During the month of February 2017, the UNESCO Office in San José, Cost Rica, is organizing university lectures to raise awareness among students in Costa Rica, El Salvador, Honduras, Nicaragua and Panama on the need to protect cultural heritage from looting and trafficking.
Under the title “Illicit Traffic in Cultural Property in Central America”, Ms. Montserrat Martell, specialist of the Culture Sector, presents the problems that affect this region. The interception of illicit exports of cultural goods in the last twenty years indicates an increase in the interest of objects coming from Central America and related trafficking.
The lectures are:
Universidad Tecnológica de Panamá
In coordination with Dr. Alexis Mojica, from the Laboratory of Research in Engineering and Applied Sciences of the Experimental Center of Engineering of the UTP
Universidad Nacional Autónoma de Nicaragua
In coordination with Ms. Sagrario Balladares, Coordinator of the Archaeological Center for Documentation and Research. CADI-UNAN-MANAGUA
Universidad Tecnológica de El Salvador
In coordination with Mr. Julio Cesar Martínez, director of the School of Anthropology of UTEC
Universidad Nacional Autónoma de Honduras
In coordination with Mr. Mario Mejía, Director of Culture of UNAH
Universidad de Costa Rica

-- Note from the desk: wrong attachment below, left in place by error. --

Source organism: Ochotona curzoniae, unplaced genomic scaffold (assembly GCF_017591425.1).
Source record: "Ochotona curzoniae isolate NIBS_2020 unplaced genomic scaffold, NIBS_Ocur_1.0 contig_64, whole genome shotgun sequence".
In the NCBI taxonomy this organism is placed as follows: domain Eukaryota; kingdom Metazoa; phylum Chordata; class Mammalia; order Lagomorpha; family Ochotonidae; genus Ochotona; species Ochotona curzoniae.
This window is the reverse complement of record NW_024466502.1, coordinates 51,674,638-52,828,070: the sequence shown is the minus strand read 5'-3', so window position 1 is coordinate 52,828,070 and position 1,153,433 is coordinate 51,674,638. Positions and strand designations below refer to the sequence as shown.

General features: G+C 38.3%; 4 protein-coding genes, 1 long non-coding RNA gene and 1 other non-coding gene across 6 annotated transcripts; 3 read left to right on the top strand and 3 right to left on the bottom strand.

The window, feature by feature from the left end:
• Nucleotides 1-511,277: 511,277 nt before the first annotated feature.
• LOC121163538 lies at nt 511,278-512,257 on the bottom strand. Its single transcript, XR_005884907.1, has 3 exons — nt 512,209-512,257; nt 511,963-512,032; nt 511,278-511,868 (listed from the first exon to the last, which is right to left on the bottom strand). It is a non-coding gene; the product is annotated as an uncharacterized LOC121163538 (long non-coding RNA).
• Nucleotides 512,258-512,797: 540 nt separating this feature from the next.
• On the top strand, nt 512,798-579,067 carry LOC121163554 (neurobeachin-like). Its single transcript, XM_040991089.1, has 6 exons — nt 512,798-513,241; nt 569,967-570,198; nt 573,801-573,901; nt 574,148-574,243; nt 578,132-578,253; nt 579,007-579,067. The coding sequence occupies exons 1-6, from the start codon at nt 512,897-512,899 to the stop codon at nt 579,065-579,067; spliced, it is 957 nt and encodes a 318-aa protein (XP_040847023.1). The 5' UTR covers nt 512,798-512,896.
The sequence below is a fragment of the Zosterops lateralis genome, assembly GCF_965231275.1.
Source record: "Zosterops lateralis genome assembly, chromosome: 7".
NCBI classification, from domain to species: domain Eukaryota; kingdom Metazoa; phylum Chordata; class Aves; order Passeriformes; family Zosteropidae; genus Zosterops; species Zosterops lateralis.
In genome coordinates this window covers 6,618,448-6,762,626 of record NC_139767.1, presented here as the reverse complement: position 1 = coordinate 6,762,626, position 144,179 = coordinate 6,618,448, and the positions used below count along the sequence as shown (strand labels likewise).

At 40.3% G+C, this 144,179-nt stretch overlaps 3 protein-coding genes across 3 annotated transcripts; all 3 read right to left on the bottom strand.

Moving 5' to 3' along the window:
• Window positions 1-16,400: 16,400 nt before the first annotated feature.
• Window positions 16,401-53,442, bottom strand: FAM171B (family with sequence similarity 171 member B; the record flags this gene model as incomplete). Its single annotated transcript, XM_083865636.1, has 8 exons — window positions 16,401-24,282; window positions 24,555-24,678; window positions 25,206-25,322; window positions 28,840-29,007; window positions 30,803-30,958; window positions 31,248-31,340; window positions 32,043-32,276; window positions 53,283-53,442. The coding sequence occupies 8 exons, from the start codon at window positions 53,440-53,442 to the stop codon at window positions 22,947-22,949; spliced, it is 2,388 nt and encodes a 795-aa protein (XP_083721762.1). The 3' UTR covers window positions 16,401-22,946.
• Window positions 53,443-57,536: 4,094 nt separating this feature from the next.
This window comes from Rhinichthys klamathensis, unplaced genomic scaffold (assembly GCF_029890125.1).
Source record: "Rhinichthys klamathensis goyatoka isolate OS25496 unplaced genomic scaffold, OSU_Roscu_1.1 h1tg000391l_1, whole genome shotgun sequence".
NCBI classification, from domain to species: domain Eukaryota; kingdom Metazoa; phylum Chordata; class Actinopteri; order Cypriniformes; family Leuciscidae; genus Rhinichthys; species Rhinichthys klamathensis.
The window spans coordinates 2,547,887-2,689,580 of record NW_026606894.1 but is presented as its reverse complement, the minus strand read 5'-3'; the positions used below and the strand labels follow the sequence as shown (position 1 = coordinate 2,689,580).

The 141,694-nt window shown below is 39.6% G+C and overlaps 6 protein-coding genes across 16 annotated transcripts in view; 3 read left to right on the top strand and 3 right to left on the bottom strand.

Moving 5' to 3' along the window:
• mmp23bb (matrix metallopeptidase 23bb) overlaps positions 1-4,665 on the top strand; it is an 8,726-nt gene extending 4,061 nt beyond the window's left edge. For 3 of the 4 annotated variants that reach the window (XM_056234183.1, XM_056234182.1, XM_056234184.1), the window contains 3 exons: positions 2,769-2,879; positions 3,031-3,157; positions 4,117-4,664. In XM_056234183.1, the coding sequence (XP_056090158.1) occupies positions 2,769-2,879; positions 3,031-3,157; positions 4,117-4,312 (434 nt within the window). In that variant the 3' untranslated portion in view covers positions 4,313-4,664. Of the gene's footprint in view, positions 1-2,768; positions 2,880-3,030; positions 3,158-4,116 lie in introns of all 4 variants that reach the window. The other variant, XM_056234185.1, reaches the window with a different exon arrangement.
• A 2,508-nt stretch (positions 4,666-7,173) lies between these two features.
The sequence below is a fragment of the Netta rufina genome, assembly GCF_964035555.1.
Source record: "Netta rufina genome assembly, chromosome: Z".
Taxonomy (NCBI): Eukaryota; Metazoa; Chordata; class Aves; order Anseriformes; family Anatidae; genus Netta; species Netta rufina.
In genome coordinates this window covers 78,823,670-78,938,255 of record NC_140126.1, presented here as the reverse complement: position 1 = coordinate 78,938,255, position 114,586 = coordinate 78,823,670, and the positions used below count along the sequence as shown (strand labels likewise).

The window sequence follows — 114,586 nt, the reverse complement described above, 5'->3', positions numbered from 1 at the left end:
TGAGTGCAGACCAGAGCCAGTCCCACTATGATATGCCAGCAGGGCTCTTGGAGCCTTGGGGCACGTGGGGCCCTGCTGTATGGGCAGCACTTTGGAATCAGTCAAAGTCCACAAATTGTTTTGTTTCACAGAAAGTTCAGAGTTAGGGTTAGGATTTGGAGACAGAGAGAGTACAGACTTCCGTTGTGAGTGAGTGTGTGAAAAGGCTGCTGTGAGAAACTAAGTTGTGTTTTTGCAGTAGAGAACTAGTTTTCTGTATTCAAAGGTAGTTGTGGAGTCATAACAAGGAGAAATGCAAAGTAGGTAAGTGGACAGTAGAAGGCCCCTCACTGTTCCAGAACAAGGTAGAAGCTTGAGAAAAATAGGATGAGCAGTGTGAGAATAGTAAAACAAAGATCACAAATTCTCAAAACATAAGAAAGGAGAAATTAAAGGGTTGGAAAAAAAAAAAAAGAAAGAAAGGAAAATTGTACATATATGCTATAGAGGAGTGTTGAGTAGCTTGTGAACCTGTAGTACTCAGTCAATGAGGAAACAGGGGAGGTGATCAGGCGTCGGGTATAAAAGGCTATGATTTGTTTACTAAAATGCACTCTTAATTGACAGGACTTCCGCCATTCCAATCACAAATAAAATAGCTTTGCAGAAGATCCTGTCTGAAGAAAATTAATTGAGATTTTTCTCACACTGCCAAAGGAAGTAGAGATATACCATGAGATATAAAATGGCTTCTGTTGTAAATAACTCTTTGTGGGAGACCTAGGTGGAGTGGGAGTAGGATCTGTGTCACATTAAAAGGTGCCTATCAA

In the framework of the Congress of the Anthropology Network and in collaboration with Ms. Giselle Chang.
Illicit trafficking in cultural property is a scourge that has hit the Central American region heavily. The theft, looting and illegal sale of cultural property is a crime that attacks science, historical memory and cultural roots of nations. Its combat requires specialized knowledge and strategies designed according to the historical characteristics and legal framework of each country, and also requires international coordination. “Cultural institutions cannot fight this scourge without the support and collaboration of other state institutions; the customs service, police forces, ministries of foreign affairs, etc. The fight against illicit trafficking in cultural property must be tackled through an inter-institutional strategy” in the words of Ms. Martell. But for the struggle to be effective, it is also necessary for future generations to be aware of the value of the movable cultural heritage and, therefore, of the need to protect it.
Within the framework of the Capacity Building Project to Combat Illicit Trafficking in Central America and the Dominican Republic, “these university talks aim to raise awareness among young people about these practices that cause irreparable damage to the memory and legacy of a country.”
For the activity, UNESCO also had the support of several public cultural institutions that participated actively in the presentations, offering a vision of the problem at the national level. Representatives included Ms. Katti Osorio, from the Cultural Institute of Panama, Ms. Blanca Araúz from the Nicaraguan Institute of Culture, Marlon Escamilla, from the Culture Ministry of El Salvador and Mr. Omar Talavera, from the Honduran Institute of Anthropology and History.